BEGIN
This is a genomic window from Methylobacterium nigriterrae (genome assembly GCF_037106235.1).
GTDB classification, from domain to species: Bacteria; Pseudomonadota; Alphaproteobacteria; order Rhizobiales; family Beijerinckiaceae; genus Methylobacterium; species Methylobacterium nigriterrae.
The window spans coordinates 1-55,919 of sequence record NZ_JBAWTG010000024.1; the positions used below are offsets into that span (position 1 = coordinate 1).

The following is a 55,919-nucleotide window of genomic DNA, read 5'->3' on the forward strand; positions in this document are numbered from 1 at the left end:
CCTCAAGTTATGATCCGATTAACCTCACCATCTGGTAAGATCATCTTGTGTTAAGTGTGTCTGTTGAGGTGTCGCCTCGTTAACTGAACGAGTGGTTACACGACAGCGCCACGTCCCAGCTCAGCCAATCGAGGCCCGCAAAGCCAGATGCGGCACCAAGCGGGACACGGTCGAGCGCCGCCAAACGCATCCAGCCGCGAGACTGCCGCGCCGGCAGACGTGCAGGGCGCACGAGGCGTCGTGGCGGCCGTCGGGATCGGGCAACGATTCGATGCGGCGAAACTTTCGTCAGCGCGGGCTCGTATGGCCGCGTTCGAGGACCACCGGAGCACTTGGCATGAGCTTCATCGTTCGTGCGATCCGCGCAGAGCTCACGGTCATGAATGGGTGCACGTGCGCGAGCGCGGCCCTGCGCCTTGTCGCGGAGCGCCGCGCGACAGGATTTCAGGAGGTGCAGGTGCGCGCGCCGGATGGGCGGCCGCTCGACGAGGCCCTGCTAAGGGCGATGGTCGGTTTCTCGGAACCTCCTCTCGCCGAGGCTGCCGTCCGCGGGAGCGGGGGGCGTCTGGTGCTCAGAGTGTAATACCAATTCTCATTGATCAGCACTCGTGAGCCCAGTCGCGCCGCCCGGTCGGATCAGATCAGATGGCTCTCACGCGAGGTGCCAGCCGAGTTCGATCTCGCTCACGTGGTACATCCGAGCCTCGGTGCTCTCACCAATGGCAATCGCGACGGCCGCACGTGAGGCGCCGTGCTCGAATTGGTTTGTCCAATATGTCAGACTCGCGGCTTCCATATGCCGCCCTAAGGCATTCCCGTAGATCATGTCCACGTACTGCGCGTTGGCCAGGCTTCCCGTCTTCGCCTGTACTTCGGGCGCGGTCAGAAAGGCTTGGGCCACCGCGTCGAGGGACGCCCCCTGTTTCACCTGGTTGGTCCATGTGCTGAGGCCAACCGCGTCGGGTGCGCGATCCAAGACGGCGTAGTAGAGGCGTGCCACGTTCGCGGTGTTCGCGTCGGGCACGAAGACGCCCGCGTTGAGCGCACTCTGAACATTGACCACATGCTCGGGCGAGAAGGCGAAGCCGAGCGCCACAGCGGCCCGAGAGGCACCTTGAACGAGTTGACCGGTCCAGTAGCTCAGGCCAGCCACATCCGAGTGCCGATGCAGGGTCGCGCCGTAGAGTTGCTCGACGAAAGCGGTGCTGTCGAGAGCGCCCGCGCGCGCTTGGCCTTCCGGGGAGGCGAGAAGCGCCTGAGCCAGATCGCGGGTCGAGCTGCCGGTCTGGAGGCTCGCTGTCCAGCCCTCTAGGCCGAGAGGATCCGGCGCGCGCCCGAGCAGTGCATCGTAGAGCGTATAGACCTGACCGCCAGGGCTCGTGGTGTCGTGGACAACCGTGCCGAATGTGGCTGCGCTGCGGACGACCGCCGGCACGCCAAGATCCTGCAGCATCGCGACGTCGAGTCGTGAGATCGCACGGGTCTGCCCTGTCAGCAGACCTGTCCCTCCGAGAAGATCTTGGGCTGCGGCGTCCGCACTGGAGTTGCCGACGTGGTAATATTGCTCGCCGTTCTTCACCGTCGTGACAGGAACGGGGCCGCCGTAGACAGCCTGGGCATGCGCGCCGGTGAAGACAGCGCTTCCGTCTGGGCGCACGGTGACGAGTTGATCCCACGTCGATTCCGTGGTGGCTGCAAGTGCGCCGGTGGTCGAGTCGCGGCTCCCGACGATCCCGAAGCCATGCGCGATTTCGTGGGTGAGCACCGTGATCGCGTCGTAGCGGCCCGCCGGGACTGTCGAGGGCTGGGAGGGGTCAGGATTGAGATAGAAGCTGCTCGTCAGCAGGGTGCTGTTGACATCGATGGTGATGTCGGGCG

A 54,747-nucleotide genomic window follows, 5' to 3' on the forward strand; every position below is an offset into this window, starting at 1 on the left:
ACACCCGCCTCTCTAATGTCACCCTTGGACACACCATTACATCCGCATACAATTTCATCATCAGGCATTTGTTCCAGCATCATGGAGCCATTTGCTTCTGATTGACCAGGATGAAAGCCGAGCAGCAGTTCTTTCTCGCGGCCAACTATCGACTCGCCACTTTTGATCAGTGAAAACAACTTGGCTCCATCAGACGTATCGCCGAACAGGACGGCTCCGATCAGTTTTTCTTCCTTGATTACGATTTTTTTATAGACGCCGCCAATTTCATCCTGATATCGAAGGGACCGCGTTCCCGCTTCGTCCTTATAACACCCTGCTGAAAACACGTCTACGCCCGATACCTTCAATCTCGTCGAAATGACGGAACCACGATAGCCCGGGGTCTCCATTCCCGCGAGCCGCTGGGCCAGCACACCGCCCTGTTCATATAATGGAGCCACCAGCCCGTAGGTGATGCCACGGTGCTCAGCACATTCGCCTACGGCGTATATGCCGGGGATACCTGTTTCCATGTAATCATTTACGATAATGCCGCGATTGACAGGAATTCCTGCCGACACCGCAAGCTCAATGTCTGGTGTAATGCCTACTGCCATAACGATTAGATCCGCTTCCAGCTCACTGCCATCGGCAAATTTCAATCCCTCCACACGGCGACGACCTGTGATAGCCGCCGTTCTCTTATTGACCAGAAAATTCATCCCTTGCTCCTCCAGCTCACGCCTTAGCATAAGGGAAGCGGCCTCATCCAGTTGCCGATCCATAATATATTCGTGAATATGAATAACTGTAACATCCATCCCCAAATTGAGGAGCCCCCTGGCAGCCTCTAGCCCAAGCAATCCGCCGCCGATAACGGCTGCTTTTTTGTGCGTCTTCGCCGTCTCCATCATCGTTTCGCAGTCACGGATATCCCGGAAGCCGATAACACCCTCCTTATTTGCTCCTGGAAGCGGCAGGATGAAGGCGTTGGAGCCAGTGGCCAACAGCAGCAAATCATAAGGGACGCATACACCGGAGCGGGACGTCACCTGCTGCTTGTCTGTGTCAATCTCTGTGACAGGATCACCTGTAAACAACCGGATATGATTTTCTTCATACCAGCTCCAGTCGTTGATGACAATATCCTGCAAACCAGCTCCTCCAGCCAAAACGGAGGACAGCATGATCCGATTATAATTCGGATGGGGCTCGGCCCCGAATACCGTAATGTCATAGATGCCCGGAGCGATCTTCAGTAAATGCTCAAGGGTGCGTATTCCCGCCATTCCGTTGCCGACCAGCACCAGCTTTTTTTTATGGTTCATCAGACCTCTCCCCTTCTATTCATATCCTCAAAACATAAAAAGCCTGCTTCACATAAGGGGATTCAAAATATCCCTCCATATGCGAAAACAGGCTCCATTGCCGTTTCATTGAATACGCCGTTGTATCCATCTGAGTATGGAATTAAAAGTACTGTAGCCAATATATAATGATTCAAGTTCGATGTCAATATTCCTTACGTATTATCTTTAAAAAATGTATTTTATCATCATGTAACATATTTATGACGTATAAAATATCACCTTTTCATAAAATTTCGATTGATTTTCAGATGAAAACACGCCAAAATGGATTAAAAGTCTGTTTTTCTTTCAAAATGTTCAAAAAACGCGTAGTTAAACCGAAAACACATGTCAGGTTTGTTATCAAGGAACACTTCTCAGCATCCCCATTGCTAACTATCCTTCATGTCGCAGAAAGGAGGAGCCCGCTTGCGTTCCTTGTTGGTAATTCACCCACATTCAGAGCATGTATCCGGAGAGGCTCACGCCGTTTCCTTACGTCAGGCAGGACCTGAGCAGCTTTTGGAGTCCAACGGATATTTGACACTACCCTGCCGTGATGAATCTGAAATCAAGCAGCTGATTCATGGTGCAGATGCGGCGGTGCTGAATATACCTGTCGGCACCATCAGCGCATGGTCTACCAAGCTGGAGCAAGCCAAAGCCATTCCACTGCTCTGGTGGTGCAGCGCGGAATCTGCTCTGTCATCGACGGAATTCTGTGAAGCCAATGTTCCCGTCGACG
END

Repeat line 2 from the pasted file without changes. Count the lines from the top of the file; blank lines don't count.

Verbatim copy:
GTDB classification, from domain to species: Bacteria; Pseudomonadota; Alphaproteobacteria; order Rhizobiales; family Beijerinckiaceae; genus Methylobacterium; species Methylobacterium nigriterrae.